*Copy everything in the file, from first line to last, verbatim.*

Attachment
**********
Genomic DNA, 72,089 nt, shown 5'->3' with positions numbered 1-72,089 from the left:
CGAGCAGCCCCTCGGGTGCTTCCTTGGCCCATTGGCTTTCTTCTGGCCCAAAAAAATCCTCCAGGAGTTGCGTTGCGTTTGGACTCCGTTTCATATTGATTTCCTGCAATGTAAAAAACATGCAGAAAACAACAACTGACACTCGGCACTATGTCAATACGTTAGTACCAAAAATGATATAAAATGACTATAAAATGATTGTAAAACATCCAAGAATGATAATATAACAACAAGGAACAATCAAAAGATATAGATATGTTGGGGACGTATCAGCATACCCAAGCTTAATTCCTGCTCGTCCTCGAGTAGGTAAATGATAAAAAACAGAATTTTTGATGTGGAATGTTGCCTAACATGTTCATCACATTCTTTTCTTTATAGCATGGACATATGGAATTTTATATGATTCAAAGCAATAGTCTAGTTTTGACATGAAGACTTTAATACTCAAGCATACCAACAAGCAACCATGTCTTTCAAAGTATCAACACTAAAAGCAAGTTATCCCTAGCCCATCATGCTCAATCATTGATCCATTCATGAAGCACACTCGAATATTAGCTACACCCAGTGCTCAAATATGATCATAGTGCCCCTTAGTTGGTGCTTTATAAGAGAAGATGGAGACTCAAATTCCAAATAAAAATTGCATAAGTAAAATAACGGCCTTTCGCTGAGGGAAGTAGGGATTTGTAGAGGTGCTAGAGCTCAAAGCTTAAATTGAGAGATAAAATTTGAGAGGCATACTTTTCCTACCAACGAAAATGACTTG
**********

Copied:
Genomic DNA, 72,089 nt, shown 5'->3' with positions numbered 1-72,089 from the left:
CGAGCAGCCCCTCGGGTGCTTCCTTGGCCCATTGGCTTTCTTCTGGCCCAAAAAAATCCTCCAGGAGTTGCGTTGCGTTTGGACTCCGTTTCATATTGATTTCCTGCAATGTAAAAAACATGCAGAAAACAACAACTGACACTCGGCACTATGTCAATACGTTAGTACCAAAAATGATATAAAATGACTATAAAATGATTGTAAAACATCCAAGAATGATAATATAACAACAAGGAACAATCAAAAGATATAGATATGTTGGGGACGTATCAGCATACCCAAGCTTAATTCCTGCTCGTCCTCGAGTAGGTAAATGATAAAAAACAGAATTTTTGATGTGGAATGTTGCCTAACATGTTCATCACATTCTTTTCTTTATAGCATGGACATATGGAATTTTATATGATTCAAAGCAATAGTCTAGTTTTGACATGAAGACTTTAATACTCAAGCATACCAACAAGCAACCATGTCTTTCAAAGTATCAACACTAAAAGCAAGTTATCCCTAGCCCATCATGCTCAATCATTGATCCATTCATGAAGCACACTCGAATATTAGCTACACCCAGTGCTCAAATATGATCATAGTGCCCCTTAGTTGGTGCTTTATAAGAGAAGATGGAGACTCAAATTCCAAATAAAAATTGCATAAGTAAAATAACGGCCTTTCGCTGAGGGAAGTAGGGATTTGTAGAGGTGCTAGAGCTCAAAGCTTAAATTGAGAGATAAAATTTGAGAGGCATACTTTTCCTACCAACGAAAATGACTTG